twisted and turned its way up, with frequent viewpoints over the plain of Roussillon and the coast.  The steep slopes are covered in vines which have to be picked by hand as the terrain is too difficult for machines.  The views were incredible and we were lucky to have such a clear day, as the weather has been quite cloudy.  In fact the next day was grey and miserable, so we caught up with domestic tasks in preparation for moving on to another campsite tomorrow.

We’re keen to get to the Cinque Terre in Italy, so are not planning to spend long in France. 
Our next destination was Avignon, which we visited very briefly when the children were small.  There are several campsites on an island in the river opposite the Palace of the Popes, within a few minutes’ walk across a bridge (not the famous Pont d’Avignon, which is a ruin!)  The one we chose is by no means the best site we’ve stayed at, but it’s convenient and fine for a couple of nights.

The next day (Sunday May 6) was warm and sunny so we walked over the bridge, entered the city walls and had a coffee in the square in front of the Palace. This was a pleasant experience, marred only by the swingeing price of €5.60 for two small cups of milky coffee.  In Spain we could have had two nicer coffees and two splendid cakes for the same price. Then we went and bought tickets for the Palace of the Popes – at least as pensioners we got them at the reduced rate of €8.50!  

Now for a very brief bit of history, another of those weird periods when the Catholic Church threw a wobbly.  Fed up of the political hassle he was getting in Rome, Pope Clement  V (who was French) decided to take his bat home and removed his entire court to Avignon in 1309.  For the next 70 years, seven French Popes lived and ruled at Avignon, building a vast residence which was more fortress than palace. Finally they returned to Rome, only to fall into the Great Schism which divided the Christian world. For a time there were Popes, Antipopes, but sadly no Unclepopes.  This unholy mess wasn’t sorted out until 1417, when they decided to stay in Rome.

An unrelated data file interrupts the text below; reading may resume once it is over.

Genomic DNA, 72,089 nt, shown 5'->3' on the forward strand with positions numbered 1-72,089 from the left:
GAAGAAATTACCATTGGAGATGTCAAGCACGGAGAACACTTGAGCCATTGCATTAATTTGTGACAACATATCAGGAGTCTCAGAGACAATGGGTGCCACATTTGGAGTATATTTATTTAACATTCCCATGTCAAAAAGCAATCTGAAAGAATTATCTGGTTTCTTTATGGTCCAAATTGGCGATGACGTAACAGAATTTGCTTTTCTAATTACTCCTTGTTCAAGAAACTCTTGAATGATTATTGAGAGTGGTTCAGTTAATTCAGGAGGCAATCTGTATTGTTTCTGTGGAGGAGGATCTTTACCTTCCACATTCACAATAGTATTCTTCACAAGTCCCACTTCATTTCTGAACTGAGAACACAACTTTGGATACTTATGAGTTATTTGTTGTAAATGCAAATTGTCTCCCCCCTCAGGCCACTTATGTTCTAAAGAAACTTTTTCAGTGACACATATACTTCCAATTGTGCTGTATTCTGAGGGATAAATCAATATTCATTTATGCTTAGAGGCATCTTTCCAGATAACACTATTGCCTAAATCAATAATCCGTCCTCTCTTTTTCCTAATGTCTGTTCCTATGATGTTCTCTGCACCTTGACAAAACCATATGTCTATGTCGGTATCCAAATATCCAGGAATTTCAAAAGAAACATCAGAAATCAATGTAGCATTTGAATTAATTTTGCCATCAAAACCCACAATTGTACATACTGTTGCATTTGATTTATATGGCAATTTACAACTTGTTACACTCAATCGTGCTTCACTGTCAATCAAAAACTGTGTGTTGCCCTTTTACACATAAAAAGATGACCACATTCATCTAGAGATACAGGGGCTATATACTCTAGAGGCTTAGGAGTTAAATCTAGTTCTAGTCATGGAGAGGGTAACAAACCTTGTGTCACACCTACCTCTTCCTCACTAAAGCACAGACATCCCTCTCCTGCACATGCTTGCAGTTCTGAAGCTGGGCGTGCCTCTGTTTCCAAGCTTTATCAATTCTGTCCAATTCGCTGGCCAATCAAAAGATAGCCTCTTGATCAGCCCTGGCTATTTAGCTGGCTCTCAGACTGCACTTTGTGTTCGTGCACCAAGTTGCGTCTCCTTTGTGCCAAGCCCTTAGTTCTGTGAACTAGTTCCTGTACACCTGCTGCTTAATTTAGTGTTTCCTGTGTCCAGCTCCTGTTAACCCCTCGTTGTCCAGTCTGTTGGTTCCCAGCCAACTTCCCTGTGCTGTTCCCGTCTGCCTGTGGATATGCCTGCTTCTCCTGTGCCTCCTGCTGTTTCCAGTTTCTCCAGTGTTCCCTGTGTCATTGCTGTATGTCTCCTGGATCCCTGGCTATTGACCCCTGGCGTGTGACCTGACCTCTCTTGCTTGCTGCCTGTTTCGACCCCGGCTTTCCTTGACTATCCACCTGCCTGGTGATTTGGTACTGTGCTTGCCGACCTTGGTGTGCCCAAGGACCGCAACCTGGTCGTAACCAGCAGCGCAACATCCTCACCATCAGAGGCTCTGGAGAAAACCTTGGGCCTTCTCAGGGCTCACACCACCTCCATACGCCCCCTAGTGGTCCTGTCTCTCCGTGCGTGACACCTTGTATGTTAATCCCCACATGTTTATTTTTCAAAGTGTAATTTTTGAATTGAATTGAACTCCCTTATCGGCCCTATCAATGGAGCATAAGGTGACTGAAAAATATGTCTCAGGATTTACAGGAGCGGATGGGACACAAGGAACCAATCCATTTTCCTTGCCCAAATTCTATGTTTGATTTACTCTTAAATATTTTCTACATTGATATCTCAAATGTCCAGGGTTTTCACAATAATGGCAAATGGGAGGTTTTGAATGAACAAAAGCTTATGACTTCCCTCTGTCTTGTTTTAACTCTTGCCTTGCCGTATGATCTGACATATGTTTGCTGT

The Palace is huge, impressive but not at all aesthetically pleasing.  Having seen the Renaissance magnificence that surrounded later Popes in the Vatican it’s hard to picture them in this austere setting, more military fortress than palace.  Admittedly the building has suffered from numerous alterations and was considerably knocked about during
the French Revolution but it still has a chilly grandeur. 

We also visited the Cathedral of Notre Dame des Doms, next door to the Palace, and the pleasant gardens on top of Doms Rock, with splendid views over the River Rhone and surrounding countryside as far as Mont Ventoux.  Despite being such a tourist magnet Avignon is still a very pleasant city, with riverside walks and open green spaces on Ile de la Barthelasse.

Tomorrow we move on again, to a site near St Paul de Vence just inland from the French Riviera.